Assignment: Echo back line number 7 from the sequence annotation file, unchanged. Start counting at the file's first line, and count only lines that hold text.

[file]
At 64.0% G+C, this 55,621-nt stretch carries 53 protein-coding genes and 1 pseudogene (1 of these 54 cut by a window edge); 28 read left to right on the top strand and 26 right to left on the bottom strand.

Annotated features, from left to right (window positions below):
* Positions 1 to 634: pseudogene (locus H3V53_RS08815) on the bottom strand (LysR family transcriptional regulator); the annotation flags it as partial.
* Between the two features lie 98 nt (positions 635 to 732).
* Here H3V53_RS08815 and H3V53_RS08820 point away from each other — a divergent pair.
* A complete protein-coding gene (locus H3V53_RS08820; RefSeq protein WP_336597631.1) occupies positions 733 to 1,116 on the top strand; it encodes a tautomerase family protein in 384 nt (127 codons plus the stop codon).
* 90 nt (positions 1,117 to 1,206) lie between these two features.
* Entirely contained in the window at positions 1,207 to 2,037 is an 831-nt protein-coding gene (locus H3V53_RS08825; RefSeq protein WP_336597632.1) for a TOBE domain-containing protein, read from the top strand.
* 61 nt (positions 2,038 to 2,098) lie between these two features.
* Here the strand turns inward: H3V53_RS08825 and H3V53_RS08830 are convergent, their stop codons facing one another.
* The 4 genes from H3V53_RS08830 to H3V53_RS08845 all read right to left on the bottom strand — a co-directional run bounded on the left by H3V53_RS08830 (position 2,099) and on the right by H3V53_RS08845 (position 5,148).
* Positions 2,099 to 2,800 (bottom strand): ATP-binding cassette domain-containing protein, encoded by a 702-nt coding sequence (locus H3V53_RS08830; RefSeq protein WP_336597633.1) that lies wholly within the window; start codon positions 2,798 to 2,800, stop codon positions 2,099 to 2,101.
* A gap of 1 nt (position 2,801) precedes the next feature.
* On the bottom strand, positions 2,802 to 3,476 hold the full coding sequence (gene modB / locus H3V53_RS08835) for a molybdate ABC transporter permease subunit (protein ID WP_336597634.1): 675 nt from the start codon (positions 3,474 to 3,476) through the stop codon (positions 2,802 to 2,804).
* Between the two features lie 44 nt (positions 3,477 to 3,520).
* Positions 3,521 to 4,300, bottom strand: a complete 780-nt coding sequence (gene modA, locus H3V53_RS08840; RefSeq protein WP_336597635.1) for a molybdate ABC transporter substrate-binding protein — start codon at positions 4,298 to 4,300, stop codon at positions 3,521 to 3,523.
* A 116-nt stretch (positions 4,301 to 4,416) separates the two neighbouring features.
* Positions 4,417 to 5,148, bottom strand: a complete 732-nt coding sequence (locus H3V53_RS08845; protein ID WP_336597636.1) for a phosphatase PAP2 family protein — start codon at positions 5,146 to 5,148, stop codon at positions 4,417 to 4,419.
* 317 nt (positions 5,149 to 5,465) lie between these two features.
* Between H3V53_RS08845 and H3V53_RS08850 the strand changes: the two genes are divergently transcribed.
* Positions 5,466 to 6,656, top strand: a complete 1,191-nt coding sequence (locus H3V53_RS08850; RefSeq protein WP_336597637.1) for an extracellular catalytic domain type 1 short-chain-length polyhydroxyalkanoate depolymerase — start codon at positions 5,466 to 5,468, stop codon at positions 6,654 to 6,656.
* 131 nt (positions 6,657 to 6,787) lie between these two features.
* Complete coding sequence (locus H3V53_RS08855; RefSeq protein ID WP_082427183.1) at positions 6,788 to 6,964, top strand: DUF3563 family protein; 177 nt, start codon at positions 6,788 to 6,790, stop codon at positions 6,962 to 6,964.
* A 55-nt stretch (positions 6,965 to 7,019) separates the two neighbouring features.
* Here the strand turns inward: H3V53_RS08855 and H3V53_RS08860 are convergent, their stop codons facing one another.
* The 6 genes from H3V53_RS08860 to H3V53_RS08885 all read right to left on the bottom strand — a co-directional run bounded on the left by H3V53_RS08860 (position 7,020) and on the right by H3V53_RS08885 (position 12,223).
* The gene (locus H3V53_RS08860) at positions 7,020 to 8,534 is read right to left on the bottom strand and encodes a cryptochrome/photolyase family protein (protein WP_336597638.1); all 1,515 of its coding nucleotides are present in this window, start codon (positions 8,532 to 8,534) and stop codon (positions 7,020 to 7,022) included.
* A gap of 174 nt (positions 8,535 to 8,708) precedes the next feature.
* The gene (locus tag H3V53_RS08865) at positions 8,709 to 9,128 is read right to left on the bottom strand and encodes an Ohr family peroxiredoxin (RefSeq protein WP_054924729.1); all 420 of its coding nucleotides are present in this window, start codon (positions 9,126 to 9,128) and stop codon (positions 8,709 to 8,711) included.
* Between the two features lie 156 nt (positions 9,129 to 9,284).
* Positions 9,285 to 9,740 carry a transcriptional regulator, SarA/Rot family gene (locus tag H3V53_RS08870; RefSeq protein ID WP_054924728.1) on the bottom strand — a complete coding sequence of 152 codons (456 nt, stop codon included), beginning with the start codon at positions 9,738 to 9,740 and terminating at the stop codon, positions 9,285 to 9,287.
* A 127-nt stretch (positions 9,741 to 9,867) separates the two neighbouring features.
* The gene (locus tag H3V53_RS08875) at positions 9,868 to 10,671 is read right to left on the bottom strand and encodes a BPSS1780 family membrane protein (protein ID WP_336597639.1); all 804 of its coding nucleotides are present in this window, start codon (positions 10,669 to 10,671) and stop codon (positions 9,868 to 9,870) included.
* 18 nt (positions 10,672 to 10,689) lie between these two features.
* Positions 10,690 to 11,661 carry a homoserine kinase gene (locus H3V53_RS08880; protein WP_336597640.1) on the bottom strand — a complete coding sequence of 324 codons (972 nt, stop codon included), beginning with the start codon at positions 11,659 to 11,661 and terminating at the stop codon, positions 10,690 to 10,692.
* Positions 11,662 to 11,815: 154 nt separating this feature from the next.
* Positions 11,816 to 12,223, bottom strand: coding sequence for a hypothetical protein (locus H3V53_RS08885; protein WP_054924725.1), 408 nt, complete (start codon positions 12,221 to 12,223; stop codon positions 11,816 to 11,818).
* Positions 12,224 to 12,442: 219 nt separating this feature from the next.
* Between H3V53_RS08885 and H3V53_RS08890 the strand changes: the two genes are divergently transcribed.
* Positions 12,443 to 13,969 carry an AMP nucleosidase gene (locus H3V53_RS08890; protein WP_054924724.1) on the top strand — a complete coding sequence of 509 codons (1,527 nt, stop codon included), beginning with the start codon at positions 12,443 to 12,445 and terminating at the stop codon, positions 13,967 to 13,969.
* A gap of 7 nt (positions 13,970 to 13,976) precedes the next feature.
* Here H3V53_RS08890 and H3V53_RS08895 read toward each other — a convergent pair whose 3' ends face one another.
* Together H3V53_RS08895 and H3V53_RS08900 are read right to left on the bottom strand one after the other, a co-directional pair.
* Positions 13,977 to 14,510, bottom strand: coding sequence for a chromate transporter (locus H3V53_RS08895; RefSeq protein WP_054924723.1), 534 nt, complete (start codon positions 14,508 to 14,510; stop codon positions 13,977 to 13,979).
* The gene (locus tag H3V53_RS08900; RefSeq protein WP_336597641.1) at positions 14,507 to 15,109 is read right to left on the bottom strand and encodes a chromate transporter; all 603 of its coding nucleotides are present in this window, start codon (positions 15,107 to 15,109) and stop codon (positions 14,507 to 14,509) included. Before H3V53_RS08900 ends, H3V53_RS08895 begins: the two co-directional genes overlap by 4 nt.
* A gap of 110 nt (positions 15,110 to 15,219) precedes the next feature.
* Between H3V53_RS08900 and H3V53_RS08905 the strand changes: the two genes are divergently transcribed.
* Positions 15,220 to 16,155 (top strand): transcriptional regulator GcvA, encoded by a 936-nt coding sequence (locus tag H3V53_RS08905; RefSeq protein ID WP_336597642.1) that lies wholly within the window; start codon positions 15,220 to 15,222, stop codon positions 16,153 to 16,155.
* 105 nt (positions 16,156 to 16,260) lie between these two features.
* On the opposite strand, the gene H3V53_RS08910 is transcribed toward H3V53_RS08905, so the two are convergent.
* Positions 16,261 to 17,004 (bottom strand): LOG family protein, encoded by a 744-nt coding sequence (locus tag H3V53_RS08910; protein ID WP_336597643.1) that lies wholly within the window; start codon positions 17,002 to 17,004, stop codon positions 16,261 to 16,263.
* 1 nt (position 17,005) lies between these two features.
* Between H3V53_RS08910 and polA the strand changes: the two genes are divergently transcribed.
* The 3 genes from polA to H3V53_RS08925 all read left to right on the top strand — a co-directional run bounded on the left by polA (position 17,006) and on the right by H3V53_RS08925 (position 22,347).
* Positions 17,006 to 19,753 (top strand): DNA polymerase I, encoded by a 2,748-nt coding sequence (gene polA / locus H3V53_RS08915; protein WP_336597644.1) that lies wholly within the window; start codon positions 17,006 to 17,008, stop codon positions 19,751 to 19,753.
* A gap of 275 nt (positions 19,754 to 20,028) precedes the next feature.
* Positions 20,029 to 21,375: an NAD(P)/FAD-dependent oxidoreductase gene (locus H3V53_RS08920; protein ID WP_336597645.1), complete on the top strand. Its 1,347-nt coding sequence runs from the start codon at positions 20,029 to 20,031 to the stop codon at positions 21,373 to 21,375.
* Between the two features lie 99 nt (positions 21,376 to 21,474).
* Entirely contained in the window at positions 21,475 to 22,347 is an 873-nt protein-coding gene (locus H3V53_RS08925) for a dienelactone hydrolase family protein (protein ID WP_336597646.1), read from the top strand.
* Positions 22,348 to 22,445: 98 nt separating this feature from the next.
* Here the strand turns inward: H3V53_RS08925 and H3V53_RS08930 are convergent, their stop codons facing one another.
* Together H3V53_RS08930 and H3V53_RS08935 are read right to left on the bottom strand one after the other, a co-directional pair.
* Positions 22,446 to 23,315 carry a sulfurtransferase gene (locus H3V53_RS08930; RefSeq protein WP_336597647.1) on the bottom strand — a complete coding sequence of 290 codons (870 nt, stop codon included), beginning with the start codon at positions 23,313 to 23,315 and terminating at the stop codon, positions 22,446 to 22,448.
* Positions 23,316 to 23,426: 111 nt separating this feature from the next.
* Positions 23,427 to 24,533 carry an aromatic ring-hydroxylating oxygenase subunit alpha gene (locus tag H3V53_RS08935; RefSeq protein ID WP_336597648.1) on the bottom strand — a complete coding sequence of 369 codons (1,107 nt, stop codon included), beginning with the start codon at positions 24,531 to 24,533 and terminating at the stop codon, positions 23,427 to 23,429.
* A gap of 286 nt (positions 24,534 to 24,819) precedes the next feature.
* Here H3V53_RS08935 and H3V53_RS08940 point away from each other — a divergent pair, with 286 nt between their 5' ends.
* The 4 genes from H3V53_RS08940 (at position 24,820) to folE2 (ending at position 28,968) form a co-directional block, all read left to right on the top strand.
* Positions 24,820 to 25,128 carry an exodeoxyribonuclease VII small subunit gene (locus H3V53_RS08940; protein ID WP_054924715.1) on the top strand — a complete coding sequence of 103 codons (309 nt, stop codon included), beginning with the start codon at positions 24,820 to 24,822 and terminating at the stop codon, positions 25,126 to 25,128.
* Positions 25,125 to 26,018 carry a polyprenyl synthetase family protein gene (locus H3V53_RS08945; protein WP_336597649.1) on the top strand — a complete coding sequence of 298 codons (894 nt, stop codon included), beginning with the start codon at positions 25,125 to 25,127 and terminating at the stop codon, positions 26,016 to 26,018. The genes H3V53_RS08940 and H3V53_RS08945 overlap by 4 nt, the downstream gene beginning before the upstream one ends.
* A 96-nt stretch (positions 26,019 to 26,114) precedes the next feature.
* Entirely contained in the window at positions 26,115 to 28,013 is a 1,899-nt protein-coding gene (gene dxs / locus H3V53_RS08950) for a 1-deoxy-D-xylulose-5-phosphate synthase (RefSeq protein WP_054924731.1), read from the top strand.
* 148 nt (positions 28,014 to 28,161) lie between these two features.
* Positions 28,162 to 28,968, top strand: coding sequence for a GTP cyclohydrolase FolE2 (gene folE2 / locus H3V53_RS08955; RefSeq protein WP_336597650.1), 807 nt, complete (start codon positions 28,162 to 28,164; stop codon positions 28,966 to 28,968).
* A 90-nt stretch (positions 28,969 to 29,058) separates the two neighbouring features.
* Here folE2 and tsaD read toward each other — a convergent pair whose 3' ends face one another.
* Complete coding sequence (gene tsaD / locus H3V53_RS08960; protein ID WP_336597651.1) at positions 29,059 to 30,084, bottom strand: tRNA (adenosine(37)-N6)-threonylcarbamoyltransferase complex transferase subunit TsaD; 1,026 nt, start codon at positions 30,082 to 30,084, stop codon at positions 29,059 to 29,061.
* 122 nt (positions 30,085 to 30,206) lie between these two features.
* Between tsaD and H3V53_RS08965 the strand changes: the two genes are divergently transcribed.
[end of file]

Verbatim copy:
* 90 nt (positions 1,117 to 1,206) lie between these two features.